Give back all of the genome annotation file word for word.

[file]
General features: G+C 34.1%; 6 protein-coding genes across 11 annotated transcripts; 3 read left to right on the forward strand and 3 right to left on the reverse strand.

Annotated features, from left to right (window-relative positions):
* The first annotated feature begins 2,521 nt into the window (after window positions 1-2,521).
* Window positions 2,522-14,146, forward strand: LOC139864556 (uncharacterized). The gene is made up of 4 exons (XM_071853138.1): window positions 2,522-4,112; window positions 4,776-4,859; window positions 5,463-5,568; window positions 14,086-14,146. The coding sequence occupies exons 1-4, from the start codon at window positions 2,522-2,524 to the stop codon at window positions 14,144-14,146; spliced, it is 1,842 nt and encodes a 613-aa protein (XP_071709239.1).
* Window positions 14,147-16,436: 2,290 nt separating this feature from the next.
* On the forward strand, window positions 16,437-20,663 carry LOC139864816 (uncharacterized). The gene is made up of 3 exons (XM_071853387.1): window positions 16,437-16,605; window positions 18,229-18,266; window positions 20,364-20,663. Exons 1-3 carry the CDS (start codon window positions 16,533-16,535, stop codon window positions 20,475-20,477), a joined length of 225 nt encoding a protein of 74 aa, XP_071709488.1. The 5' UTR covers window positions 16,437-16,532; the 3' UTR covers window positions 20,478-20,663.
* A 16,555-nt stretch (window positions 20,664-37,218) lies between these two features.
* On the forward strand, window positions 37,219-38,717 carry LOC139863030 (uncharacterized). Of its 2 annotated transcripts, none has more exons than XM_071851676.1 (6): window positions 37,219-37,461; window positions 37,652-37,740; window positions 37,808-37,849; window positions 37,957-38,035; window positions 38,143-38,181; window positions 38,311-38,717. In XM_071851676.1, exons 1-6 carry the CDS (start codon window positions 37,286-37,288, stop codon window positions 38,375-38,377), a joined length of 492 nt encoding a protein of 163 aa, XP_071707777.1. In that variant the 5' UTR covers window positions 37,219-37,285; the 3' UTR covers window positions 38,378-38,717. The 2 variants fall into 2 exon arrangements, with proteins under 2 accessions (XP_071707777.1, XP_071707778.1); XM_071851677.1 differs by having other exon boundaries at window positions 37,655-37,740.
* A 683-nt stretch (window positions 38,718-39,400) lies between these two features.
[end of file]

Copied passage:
General features: G+C 34.1%; 6 protein-coding genes across 11 annotated transcripts; 3 read left to right on the forward strand and 3 right to left on the reverse strand.

Annotated features, from left to right (window-relative positions):
* The first annotated feature begins 2,521 nt into the window (after window positions 1-2,521).
* Window positions 2,522-14,146, forward strand: LOC139864556 (uncharacterized). The gene is made up of 4 exons (XM_071853138.1): window positions 2,522-4,112; window positions 4,776-4,859; window positions 5,463-5,568; window positions 14,086-14,146. The coding sequence occupies exons 1-4, from the start codon at window positions 2,522-2,524 to the stop codon at window positions 14,144-14,146; spliced, it is 1,842 nt and encodes a 613-aa protein (XP_071709239.1).
* Window positions 14,147-16,436: 2,290 nt separating this feature from the next.
* On the forward strand, window positions 16,437-20,663 carry LOC139864816 (uncharacterized). The gene is made up of 3 exons (XM_071853387.1): window positions 16,437-16,605; window positions 18,229-18,266; window positions 20,364-20,663. Exons 1-3 carry the CDS (start codon window positions 16,533-16,535, stop codon window positions 20,475-20,477), a joined length of 225 nt encoding a protein of 74 aa, XP_071709488.1. The 5' UTR covers window positions 16,437-16,532; the 3' UTR covers window positions 20,478-20,663.
* A 16,555-nt stretch (window positions 20,664-37,218) lies between these two features.
* On the forward strand, window positions 37,219-38,717 carry LOC139863030 (uncharacterized). Of its 2 annotated transcripts, none has more exons than XM_071851676.1 (6): window positions 37,219-37,461; window positions 37,652-37,740; window positions 37,808-37,849; window positions 37,957-38,035; window positions 38,143-38,181; window positions 38,311-38,717. In XM_071851676.1, exons 1-6 carry the CDS (start codon window positions 37,286-37,288, stop codon window positions 38,375-38,377), a joined length of 492 nt encoding a protein of 163 aa, XP_071707777.1. In that variant the 5' UTR covers window positions 37,219-37,285; the 3' UTR covers window positions 38,378-38,717. The 2 variants fall into 2 exon arrangements, with proteins under 2 accessions (XP_071707777.1, XP_071707778.1); XM_071851677.1 differs by having other exon boundaries at window positions 37,655-37,740.
* A 683-nt stretch (window positions 38,718-39,400) lies between these two features.